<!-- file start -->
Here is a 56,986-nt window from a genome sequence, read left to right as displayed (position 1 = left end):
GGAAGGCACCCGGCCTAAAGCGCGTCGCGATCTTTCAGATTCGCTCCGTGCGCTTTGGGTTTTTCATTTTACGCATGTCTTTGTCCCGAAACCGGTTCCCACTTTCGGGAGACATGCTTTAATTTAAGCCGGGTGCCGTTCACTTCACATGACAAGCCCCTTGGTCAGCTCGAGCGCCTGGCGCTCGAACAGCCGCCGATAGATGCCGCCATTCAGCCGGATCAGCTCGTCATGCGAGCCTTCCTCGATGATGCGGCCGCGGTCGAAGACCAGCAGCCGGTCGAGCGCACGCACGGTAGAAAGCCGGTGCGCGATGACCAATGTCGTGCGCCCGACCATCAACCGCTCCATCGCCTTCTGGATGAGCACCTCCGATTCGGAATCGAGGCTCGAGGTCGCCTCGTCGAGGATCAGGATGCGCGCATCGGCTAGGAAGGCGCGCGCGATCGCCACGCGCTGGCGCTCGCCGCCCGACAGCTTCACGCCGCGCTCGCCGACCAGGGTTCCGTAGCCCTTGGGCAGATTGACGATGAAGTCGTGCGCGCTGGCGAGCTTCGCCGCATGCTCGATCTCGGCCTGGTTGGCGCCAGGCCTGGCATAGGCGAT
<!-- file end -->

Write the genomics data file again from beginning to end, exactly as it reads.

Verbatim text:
Here is a 56,986-nt window from a genome sequence, read left to right as displayed (position 1 = left end):
GGAAGGCACCCGGCCTAAAGCGCGTCGCGATCTTTCAGATTCGCTCCGTGCGCTTTGGGTTTTTCATTTTACGCATGTCTTTGTCCCGAAACCGGTTCCCACTTTCGGGAGACATGCTTTAATTTAAGCCGGGTGCCGTTCACTTCACATGACAAGCCCCTTGGTCAGCTCGAGCGCCTGGCGCTCGAACAGCCGCCGATAGATGCCGCCATTCAGCCGGATCAGCTCGTCATGCGAGCCTTCCTCGATGATGCGGCCGCGGTCGAAGACCAGCAGCCGGTCGAGCGCACGCACGGTAGAAAGCCGGTGCGCGATGACCAATGTCGTGCGCCCGACCATCAACCGCTCCATCGCCTTCTGGATGAGCACCTCCGATTCGGAATCGAGGCTCGAGGTCGCCTCGTCGAGGATCAGGATGCGCGCATCGGCTAGGAAGGCGCGCGCGATCGCCACGCGCTGGCGCTCGCCGCCCGACAGCTTCACGCCGCGCTCGCCGACCAGGGTTCCGTAGCCCTTGGGCAGATTGACGATGAAGTCGTGCGCGCTGGCGAGCTTCGCCGCATGCTCGATCTCGGCCTGGTTGGCGCCAGGCCTGGCATAGGCGAT